A number of agencies, especially in California, where many local police agencies continue to maintain physical agility requirements that are more stringent than elsewhere in the country, allow you to participate in a structured program run by department physical fitness instructors. This helps you not only to get into good physical condition, but also to learn the techniques that can help you successfully complete the run, wall-climb, or other agency-specific tests. These programs were originally implemented to help women prepare for the physical agility tests because they were failing them in far higher percentages than men. The programs were so successful that men sought entry; today, where such program exist they are open to all candidates willing to invest the time in pretraining.

The pass rates for physical agility tests have been falling in many police agencies. The reasons suggested are a more sedentary society, with more young people playing computer games than participating in sports, and the general rise in obesity throughout the country. To assist candidates in meeting their requirements, some departments have gone to lengths previously unheard of, including providing applicants who fail the test with fitness club memberships and an opportunity to retest, allowing applicants who come close to passing to enter the academy and be retested prior to graduating, and even allowing candidates who fail the physical tests at the conclusion of academy training to be recycled into the next training academy rather than be terminated from employment.

Even if you are in excellent condition and the test instructions do not seem difficult to you, do not take the agility testing lightly. Remember that you will likely have to perform the various feats under timed conditions in front of physical fitness instructors and that you are very likely to be nervous, knowing that your future employment will depend on your score. It is also important that you listen carefully to all commands. Some exercises must be completed in a particular sequence for you to get credit for them and some may test not only your overall physical condition, but your ability to follow instructions under stressful conditions.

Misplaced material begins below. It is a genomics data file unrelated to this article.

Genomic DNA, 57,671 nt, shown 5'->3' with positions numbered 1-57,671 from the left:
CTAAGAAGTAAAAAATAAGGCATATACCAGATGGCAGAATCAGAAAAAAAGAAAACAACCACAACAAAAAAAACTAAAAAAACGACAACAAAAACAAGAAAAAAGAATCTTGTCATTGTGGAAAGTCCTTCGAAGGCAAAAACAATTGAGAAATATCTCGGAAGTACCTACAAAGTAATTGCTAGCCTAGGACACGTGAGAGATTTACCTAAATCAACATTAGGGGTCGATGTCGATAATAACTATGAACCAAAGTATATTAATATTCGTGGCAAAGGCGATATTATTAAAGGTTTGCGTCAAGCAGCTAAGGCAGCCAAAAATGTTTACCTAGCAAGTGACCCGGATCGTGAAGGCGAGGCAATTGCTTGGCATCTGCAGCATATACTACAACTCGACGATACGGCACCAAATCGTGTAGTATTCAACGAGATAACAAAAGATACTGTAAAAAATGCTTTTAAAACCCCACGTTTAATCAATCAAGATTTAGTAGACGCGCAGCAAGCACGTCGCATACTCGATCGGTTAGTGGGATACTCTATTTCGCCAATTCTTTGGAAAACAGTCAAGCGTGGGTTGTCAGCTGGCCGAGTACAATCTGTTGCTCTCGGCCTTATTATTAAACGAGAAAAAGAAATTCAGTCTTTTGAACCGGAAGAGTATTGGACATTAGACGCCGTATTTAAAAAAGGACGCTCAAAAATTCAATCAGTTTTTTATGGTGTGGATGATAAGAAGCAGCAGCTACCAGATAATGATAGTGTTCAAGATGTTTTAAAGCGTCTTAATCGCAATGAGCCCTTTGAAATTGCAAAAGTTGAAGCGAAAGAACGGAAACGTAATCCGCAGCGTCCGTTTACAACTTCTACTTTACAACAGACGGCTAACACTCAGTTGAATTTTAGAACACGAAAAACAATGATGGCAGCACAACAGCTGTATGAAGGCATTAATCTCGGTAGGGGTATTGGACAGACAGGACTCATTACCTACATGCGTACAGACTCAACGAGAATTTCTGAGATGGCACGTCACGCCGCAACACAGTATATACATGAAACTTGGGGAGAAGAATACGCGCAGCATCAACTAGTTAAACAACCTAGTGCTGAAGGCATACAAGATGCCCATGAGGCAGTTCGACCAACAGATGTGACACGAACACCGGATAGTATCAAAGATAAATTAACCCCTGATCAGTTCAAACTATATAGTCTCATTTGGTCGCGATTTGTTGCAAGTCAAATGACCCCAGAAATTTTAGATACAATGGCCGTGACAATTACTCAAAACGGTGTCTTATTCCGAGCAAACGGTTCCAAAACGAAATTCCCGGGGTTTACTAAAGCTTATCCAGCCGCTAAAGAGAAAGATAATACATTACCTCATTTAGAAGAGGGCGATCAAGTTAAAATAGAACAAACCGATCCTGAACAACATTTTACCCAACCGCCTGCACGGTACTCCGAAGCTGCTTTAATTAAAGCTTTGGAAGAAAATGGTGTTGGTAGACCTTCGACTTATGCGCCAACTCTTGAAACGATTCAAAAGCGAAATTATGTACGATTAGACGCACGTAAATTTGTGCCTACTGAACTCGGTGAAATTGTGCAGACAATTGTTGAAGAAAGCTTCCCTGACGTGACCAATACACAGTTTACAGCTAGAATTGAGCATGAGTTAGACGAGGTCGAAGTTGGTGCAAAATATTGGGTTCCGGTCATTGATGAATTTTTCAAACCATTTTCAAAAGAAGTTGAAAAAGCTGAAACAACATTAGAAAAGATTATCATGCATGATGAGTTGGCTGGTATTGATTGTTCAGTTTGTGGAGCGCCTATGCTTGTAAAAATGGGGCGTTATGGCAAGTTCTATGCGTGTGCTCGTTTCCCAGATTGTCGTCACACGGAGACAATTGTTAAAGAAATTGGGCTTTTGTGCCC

Visual Acuity

Vision requirements have changed drastically within the last 20 years. At one time, candidates who wore glasses were unlikely to be hired even if their vision was correctable to 20/20. Departments would not consider applicants who wore contact lenses, but eventually improvements in soft lenses convinced departments that these lenses would not pop out in an altercation or result in blurred vision under extreme weather conditions. Today most agencies accept applicants whose vision is correctable to 20/20 or 20/40 by either contact lenses or eyeglasses.

Applicants must also have normal peripheral vision (meaning you have a normal range of vision to the left and to the right) and may not have any eye disease. One vision requirement that has not changed is that you cannot be color-blind. The logic of this is apparent; responding to traffic signals and emergency flashers could easily be impaired and the ability to describe anything based on its color would be impossible.

Background Investigation